Roberta Bondar visited the University of Saskatchewan on Feb. 4 to give a lecture titled "Earth patterns from afar: A challenging perspective."

Out of this world

She may be most well known for being Canada’s first woman in space, but when it comes to the story of Roberta Bondar her micro-gravitational adventure is only the tip of the iceberg.

Bondar—who has a BSc from the University of Guelph, an MSc from the University of Western Ontario, a PhD from the University of Toronto, and an MD from McMaster University—has spent the bulk of her career in research medicine focusing on neuro-ophthalmology and the effects of space travel on the human body.

And her interest in neurology may well have been influenced by one her favourite pursuits: photography.

"I've always felt that in neurology, the eyes are the windows to the soul," Bondar said. "In those days we didn't have CT scanners or MRIs, so you could really pinpoint where a lesion was in a brain by knowing about eyes and eye movements, so it was something that was a passion of mine and still is."

Bondar, who was also the first neurologist in space, spent the majority of her eight days on the shuttle Discovery conducting research and experiments aimed at helping future astronauts spend extended periods in space. And it was a busy period for the researchers on the Spacelab, because without gravity the experiments took two-to-three times as long to perform, and she took particular interest in some of her research subjects.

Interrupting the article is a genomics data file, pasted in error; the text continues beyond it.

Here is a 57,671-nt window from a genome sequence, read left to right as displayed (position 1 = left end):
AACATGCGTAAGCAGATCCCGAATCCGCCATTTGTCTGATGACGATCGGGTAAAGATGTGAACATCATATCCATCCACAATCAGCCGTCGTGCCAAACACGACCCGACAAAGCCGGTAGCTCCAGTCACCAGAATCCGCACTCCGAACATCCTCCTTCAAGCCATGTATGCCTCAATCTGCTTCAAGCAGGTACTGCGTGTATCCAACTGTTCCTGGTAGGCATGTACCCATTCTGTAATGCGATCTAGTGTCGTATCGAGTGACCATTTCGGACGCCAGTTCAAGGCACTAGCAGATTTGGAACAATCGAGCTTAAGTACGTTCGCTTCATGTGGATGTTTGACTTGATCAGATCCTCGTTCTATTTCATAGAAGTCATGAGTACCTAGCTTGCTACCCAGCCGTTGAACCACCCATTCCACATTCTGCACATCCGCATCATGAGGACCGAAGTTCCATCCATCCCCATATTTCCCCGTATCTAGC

"I was fascinated by some of the physical experiments, because in space we can grow crystals that are really large (since) gravity doesn't deform their shape, they'll keep growing," she explained when asked if one of the experiments particularly piqued her interest. "These crystals are important in the semiconductor industry, and some are important actually for looking and detecting breast cancer—when we look at various types of heat that come off of various types of tumours."

See more on the College of Medicine website.
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